Wednesday, October 25 2023
Hiring can be complicated, especially when something questionable comes up in a background check.
Understandably, you may decide not to hire someone based on what you find.
Maybe you saw an unexpected criminal conviction, or you discovered that the candidate embellished their resume.
Whatever the circumstances, denying employment based on the results of a background check should kick off a process known as adverse action.
Adverse action is a federally-mandated protocol under the Fair Credit Reporting Act (FCRA). This article will share some key considerations under the FCRA.
When Does Adverse Action Apply?
Adverse action applies whenever you plan to make a negative hiring decision based on a consumer report like a background check. It may seem simple, but there are clear steps companies need to take to comply. The goal is for the candidate to be able to dispute the outcome if they want to.
Best practice: Hiring managers should avoid telling candidates they’ve been disqualified—in person or in writing—before sending them a pre-adverse action notice. We’ll go over what that notice should look like shortly.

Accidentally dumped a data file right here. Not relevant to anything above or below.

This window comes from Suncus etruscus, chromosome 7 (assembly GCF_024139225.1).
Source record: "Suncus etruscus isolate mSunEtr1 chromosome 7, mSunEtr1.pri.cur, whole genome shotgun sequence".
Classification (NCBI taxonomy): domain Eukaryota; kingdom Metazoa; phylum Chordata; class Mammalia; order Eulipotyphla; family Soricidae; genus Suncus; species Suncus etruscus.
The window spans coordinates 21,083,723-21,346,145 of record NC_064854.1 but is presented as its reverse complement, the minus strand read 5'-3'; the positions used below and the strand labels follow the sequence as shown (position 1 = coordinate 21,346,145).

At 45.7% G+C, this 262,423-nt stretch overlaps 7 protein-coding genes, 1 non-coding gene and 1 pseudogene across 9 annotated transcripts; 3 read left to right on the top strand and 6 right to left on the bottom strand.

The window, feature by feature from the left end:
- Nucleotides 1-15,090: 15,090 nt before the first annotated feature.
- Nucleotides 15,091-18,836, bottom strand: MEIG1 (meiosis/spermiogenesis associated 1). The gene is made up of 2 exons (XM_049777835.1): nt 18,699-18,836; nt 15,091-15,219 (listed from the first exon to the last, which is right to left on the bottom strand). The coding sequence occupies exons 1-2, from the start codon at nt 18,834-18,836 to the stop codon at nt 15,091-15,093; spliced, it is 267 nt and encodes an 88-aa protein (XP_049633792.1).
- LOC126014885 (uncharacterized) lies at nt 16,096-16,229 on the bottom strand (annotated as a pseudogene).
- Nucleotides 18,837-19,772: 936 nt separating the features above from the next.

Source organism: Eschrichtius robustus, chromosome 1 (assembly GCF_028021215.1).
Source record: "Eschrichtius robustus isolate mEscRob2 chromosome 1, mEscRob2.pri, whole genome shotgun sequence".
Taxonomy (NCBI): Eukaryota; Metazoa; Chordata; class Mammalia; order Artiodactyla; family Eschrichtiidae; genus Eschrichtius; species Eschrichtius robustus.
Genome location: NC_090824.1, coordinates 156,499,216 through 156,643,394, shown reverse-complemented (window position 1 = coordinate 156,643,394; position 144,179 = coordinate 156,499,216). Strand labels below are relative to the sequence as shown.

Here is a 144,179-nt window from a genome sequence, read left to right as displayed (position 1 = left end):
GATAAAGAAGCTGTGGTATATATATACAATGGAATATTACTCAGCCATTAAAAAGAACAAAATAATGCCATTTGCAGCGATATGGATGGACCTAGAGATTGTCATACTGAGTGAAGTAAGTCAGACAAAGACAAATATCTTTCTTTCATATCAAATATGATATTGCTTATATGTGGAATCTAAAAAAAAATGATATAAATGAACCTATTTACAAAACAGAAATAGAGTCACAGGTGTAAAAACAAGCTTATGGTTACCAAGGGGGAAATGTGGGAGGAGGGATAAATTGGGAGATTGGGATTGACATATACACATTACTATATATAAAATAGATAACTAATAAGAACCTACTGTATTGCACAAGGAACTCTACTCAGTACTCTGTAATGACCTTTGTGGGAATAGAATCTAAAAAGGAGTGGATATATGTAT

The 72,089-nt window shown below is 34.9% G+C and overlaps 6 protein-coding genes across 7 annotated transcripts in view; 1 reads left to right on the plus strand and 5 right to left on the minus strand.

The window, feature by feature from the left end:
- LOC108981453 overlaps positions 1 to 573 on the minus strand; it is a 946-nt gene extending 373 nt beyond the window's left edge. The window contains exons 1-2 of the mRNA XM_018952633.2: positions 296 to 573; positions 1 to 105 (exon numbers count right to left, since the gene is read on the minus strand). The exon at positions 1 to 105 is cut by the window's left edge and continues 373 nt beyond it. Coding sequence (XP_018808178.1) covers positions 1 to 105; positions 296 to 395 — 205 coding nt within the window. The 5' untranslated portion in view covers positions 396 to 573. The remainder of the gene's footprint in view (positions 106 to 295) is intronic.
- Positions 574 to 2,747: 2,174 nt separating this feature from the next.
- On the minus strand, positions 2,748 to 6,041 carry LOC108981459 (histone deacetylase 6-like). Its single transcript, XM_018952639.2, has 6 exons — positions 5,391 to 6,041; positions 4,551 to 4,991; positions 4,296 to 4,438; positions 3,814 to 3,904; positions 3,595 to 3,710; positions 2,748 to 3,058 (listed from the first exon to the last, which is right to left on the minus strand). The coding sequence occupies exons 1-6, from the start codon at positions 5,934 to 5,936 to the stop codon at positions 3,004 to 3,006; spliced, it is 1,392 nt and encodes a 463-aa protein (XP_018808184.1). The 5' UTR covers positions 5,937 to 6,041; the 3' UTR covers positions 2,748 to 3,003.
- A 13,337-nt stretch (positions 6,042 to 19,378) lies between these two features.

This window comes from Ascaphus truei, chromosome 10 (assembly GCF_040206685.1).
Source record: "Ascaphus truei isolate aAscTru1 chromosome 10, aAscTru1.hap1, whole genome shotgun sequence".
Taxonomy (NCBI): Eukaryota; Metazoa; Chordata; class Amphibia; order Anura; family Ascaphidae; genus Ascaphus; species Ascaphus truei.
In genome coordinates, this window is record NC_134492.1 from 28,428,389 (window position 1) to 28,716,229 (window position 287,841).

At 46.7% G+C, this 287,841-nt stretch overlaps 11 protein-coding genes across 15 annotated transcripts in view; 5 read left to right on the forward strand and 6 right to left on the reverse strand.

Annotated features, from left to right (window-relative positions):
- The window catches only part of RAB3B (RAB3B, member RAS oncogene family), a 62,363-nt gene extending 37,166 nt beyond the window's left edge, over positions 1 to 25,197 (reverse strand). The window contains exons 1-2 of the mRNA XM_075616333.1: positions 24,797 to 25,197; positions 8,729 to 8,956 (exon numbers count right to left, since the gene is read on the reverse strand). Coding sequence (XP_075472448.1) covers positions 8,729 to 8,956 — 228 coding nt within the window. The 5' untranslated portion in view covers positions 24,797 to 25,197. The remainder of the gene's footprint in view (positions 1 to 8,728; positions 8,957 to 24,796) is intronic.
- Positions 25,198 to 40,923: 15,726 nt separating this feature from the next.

How Should You Start the Adverse Action Process?
At this stage, it’s important to recognize that you found potentially-problematic information that may disqualify the candidate.
As such, the first step of the adverse action process is to send the applicant a pre-adverse action notice. You’ll want to do this before your hiring team finalizes their decision.
The FCRA outlines a two-step process for employers who intend to deny a candidate employment due to a background check:
Best practice: Plan to include a copy of the background check report for the candidate’s review. Then, let them know that they have the right to dispute a potential issue or inaccuracy.
Best practice: Note that the “allotted timeframe” is usually five days at the federal level. Some states and cities, however, have their own requirements that you’ll need to consider.
What Should You Include When Sending a Pre-Adverse Action Notice?
Be sure to include the following in your pre-adverse action notice:
Best practice: Before you send out a pre-adverse action notice, you’ll want to confirm there are no other state or local ordinances you’ll need to follow. Read our article on “ban the box” laws for more information.
And there you have it. The adverse action process may seem complicated, but it doesn’t have to be. Working with a reputable background screening service provider can make the experience that much easier for your organization.
Meet Your FCRA-Compliant Screening Partner
Are you ready to make background screening a key part of your hiring process?
At Redstar Backgrounds and DrugScreenKits.com, our team will help you through every step. Our services are comprehensive, compliant, and perfect for employers. Whether you’re in Texas like we are, or located in another state, we have your needs covered.